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Growers rush to buy dicamba to legally apply with few alternatives

The news is especially troubling for soybean growers who have depended on dicamba in-season, because producers can’t rely on Liberty like they do in cotton.

Alabama producers with dicamba resistant crops in the ground are struggling to come to terms with a constantly changing situation surrounding a California Circuit Court ruling. California’s Ninth Circuit Court issued a dicamba ban that is effective immediately for Xtendimax, Engenia and FeXapan. This circuit court has issued a number of orders against pesticide and herbicide use on crops in recent history.

Steve Li, an Alabama Cooperative Extension System weed scientist, said while the California circuit court issued a ban verdict, the Environmental Protection Agency (EPA) said in a June 8 press release, growers and commercial applicators may use existing stocks that were in their possession on June 3, the effective date of the court decision. When using, producers must be consistent with the product’s previously approved label. Use of these products may not continue after July 31.

“This means Bayer, BASF and Corteva will stop shipping Xtendimax, Engenia and FeXapan to distributors in Alabama. Also, no new purchases are allowed,” Li said. “Producers can use previously purchased chemicals under the guidelines in their revoked labels until July 31. Producers still need to follow all application requirements and cut off dates specified in the federal labels.”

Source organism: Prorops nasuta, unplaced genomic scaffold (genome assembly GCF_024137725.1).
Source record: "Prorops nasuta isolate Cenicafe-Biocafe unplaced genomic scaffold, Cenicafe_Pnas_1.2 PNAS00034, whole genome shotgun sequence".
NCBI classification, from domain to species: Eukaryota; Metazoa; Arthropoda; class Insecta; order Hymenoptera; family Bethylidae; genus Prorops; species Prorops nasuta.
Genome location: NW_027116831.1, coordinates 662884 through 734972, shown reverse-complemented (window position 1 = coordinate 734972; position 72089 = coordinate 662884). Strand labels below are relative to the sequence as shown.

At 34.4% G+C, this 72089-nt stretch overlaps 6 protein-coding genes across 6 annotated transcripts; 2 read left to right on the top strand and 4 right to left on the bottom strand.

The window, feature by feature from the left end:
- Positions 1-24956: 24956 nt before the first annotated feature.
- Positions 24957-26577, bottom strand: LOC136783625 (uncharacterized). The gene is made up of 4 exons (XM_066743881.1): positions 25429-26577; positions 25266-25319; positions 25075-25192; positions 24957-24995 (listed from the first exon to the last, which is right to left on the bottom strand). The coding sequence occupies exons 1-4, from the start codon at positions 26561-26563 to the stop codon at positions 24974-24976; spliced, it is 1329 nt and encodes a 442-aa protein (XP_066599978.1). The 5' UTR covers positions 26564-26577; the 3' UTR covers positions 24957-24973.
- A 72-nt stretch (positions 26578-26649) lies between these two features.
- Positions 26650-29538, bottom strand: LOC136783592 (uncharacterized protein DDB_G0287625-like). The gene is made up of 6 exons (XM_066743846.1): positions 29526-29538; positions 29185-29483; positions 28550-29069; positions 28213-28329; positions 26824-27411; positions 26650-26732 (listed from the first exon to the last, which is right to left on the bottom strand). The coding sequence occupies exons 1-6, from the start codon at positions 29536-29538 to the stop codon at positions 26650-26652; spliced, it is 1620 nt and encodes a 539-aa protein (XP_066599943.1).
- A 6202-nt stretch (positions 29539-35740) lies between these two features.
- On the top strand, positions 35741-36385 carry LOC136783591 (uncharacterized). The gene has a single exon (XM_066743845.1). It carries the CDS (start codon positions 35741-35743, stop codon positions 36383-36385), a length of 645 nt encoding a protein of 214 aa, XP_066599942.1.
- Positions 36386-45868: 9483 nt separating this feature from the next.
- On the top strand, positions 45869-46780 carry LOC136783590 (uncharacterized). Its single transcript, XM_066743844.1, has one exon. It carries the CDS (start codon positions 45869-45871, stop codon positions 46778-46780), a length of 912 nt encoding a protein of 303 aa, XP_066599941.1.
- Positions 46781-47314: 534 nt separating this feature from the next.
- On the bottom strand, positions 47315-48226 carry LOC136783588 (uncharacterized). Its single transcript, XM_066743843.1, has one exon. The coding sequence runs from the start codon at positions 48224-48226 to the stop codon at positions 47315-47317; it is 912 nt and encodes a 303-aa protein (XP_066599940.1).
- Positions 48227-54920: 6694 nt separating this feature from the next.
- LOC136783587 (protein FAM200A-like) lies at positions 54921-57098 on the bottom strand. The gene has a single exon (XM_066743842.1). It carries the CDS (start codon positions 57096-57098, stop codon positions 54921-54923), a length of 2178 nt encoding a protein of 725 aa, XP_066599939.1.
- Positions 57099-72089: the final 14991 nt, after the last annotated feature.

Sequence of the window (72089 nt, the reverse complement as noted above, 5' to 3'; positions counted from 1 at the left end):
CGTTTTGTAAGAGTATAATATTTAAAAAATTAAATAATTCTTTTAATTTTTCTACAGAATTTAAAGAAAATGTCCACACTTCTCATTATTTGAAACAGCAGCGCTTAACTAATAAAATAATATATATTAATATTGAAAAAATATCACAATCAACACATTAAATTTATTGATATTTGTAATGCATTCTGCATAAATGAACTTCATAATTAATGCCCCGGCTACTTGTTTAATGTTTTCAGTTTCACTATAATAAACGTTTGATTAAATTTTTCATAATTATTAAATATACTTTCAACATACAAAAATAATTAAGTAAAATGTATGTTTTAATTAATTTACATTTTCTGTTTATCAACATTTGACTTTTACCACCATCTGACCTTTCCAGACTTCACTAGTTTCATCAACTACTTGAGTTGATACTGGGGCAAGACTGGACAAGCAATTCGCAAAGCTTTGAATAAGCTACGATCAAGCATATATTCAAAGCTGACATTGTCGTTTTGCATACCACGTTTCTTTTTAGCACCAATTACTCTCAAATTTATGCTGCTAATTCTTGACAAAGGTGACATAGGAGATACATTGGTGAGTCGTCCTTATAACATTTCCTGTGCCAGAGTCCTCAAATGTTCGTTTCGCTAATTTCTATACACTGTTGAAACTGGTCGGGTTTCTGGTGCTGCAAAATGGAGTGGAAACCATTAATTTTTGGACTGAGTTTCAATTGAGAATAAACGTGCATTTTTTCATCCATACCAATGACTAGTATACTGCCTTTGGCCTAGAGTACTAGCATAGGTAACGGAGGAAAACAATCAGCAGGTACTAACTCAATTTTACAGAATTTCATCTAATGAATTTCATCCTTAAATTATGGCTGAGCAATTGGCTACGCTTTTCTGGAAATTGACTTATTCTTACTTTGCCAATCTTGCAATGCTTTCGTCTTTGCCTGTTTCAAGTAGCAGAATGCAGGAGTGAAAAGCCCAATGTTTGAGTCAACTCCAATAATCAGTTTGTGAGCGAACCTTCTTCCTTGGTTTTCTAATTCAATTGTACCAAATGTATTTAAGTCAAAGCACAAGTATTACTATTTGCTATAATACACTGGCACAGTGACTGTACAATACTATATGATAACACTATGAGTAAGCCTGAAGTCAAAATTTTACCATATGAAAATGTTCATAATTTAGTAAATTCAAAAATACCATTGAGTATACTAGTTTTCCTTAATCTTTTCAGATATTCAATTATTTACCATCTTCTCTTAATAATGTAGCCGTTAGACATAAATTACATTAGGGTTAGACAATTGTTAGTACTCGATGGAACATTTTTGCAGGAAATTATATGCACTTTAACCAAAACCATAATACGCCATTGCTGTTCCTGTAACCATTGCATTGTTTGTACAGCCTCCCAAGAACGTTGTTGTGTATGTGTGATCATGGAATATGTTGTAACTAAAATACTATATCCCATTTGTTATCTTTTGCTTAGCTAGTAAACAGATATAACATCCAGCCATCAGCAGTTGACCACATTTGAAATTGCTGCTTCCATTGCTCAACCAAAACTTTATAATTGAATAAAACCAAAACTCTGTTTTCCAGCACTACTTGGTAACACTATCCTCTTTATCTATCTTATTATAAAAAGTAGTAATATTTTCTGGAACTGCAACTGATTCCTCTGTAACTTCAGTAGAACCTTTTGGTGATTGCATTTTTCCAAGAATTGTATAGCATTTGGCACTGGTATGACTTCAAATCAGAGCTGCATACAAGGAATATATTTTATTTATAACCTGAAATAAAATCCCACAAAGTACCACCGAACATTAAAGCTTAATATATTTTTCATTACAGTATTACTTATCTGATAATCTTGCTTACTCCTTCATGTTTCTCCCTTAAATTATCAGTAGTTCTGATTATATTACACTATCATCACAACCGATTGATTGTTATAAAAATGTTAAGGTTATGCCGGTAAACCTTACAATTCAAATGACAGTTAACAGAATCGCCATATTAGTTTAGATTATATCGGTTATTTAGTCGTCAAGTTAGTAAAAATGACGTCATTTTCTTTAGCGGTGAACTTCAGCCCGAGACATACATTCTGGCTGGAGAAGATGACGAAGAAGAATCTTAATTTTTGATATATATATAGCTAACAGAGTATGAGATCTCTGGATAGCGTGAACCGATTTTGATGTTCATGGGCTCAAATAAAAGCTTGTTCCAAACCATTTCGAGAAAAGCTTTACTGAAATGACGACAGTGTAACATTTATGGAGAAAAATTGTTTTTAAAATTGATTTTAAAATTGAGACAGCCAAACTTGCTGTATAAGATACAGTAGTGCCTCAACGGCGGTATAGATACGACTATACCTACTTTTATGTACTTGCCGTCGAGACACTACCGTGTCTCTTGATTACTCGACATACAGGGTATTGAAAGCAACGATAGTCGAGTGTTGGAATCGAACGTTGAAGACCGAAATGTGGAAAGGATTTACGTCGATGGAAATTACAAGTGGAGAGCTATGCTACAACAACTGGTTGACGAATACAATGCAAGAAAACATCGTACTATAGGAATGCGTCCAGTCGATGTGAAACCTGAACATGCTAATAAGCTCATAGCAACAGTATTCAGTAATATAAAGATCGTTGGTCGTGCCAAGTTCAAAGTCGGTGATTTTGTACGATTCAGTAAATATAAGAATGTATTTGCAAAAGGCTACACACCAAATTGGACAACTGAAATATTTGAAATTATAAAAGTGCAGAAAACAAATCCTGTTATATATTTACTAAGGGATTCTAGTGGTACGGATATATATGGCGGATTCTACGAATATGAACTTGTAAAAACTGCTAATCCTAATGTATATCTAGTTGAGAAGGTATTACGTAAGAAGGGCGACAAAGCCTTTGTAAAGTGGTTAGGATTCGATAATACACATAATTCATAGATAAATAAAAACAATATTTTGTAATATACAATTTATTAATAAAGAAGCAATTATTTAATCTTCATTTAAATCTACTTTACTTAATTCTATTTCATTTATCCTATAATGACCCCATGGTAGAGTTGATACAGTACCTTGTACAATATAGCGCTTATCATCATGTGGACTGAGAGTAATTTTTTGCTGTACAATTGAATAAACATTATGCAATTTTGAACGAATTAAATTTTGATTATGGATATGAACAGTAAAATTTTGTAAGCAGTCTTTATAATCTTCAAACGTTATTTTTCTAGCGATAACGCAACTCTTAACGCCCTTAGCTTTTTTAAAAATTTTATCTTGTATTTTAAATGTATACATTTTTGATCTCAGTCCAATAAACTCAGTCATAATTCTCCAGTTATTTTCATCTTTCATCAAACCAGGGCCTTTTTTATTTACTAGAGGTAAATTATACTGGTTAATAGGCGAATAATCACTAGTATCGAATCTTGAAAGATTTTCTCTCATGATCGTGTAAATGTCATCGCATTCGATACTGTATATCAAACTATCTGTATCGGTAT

Product History

Dicamba is a selective herbicide in the benzoic acid family of chemicals. The product's registered agricultural uses include corn, wheat, dicamba-tolerant cotton and soybeans. Non-agricultural registered uses include use in residential areas, on roadsides and on golf courses.

“At these non-agricultural sites, people primarily use it to control broadleaf weeds such as dandelions, chickweed, clover, vetch and ground ivy,” Li said. “Only dicamba products registered for use on genetically engineered cotton and soybeans can be applied ‘over-the-top’—or to growing plants.”

Any usage outside label instructions is a violation of the Federal Insecticide, Fungicide and Rodenticide Act (FIFRA). Potential drift problems and resulting crop damage prompted manufacturers to agree to mandatory training for producers and applicators. This training aims to reduce application errors and increase producer awareness and productivity.

Buying Chemicals

Li said the recent ruling generated panic. Producers who planned to apply the herbicide now struggle to understand what a California ruling means to an Alabama farm.

“Many growers are ‘panic buying’ as much of the dicamba chemical as they can because manufacturers have already stopped allowing dealers to place more orders,” Li said. “A few stores sold out of one year’s supply of dicamba within a day. Growers were hoping to get enough to be able to make the applications they planned for the summer growing season. However, the latest decision from EPA has put an end to that.”

Li headed up the auxin trainings around Alabama. He said there are still inquiries surrounding training from producers. Currently, the only training options are online through Bayer and BASF. However, he said these options may not be available long-term. He is unsure of how the ban will affect dicamba training and usage next season.